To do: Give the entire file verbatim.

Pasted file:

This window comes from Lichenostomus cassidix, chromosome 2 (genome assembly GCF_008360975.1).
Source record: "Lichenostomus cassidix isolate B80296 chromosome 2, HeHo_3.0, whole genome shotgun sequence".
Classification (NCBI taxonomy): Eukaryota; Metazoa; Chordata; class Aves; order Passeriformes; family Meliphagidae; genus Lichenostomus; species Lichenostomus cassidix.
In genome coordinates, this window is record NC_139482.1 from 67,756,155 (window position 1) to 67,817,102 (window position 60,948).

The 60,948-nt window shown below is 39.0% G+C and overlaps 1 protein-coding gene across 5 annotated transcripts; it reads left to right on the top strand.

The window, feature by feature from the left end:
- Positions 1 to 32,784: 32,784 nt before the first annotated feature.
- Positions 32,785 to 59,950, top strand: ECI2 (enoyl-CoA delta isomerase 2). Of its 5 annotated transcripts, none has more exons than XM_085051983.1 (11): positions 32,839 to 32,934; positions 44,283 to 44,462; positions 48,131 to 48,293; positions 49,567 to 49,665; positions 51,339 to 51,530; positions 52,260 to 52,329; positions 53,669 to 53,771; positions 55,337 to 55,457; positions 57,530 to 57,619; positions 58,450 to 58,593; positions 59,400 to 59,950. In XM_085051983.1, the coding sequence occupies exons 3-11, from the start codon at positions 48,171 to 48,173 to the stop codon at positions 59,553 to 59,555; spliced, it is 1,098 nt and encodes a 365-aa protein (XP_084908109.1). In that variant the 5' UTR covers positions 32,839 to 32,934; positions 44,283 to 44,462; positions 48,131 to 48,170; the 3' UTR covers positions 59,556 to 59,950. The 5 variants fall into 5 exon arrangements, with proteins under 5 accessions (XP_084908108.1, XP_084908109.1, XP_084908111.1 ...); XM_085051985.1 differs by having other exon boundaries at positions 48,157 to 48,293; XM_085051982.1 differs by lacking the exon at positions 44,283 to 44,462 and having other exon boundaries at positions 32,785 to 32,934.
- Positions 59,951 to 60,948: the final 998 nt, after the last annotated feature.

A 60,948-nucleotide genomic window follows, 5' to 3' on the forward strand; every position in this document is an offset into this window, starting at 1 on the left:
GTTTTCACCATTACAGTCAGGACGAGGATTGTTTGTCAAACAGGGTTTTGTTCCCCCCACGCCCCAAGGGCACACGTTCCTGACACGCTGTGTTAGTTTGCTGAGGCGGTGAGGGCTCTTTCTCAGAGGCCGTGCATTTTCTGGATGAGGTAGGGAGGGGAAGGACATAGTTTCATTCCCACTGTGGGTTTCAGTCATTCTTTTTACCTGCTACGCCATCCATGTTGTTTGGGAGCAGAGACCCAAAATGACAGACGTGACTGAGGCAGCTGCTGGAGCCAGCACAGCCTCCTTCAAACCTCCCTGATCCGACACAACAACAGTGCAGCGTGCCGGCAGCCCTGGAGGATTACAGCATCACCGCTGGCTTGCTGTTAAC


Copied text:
This window comes from Lichenostomus cassidix, chromosome 2 (genome assembly GCF_008360975.1).
Source record: "Lichenostomus cassidix isolate B80296 chromosome 2, HeHo_3.0, whole genome shotgun sequence".
Classification (NCBI taxonomy): Eukaryota; Metazoa; Chordata; class Aves; order Passeriformes; family Meliphagidae; genus Lichenostomus; species Lichenostomus cassidix.
In genome coordinates, this window is record NC_139482.1 from 67,756,155 (window position 1) to 67,817,102 (window position 60,948).

The 60,948-nt window shown below is 39.0% G+C and overlaps 1 protein-coding gene across 5 annotated transcripts; it reads left to right on the top strand.

The window, feature by feature from the left end:
- Positions 1 to 32,784: 32,784 nt before the first annotated feature.
- Positions 32,785 to 59,950, top strand: ECI2 (enoyl-CoA delta isomerase 2). Of its 5 annotated transcripts, none has more exons than XM_085051983.1 (11): positions 32,839 to 32,934; positions 44,283 to 44,462; positions 48,131 to 48,293; positions 49,567 to 49,665; positions 51,339 to 51,530; positions 52,260 to 52,329; positions 53,669 to 53,771; positions 55,337 to 55,457; positions 57,530 to 57,619; positions 58,450 to 58,593; positions 59,400 to 59,950. In XM_085051983.1, the coding sequence occupies exons 3-11, from the start codon at positions 48,171 to 48,173 to the stop codon at positions 59,553 to 59,555; spliced, it is 1,098 nt and encodes a 365-aa protein (XP_084908109.1). In that variant the 5' UTR covers positions 32,839 to 32,934; positions 44,283 to 44,462; positions 48,131 to 48,170; the 3' UTR covers positions 59,556 to 59,950. The 5 variants fall into 5 exon arrangements, with proteins under 5 accessions (XP_084908108.1, XP_084908109.1, XP_084908111.1 ...); XM_085051985.1 differs by having other exon boundaries at positions 48,157 to 48,293; XM_085051982.1 differs by lacking the exon at positions 44,283 to 44,462 and having other exon boundaries at positions 32,785 to 32,934.
- Positions 59,951 to 60,948: the final 998 nt, after the last annotated feature.

A 60,948-nucleotide genomic window follows, 5' to 3' on the forward strand; every position in this document is an offset into this window, starting at 1 on the left:
GTTTTCACCATTACAGTCAGGACGAGGATTGTTTGTCAAACAGGGTTTTGTTCCCCCCACGCCCCAAGGGCACACGTTCCTGACACGCTGTGTTAGTTTGCTGAGGCGGTGAGGGCTCTTTCTCAGAGGCCGTGCATTTTCTGGATGAGGTAGGGAGGGGAAGGACATAGTTTCATTCCCACTGTGGGTTTCAGTCATTCTTTTTACCTGCTACGCCATCCATGTTGTTTGGGAGCAGAGACCCAAAATGACAGACGTGACTGAGGCAGCTGCTGGAGCCAGCACAGCCTCCTTCAAACCTCCCTGATCCGACACAACAACAGTGCAGCGTGCCGGCAGCCCTGGAGGATTACAGCATCACCGCTGGCTTGCTGTTAAC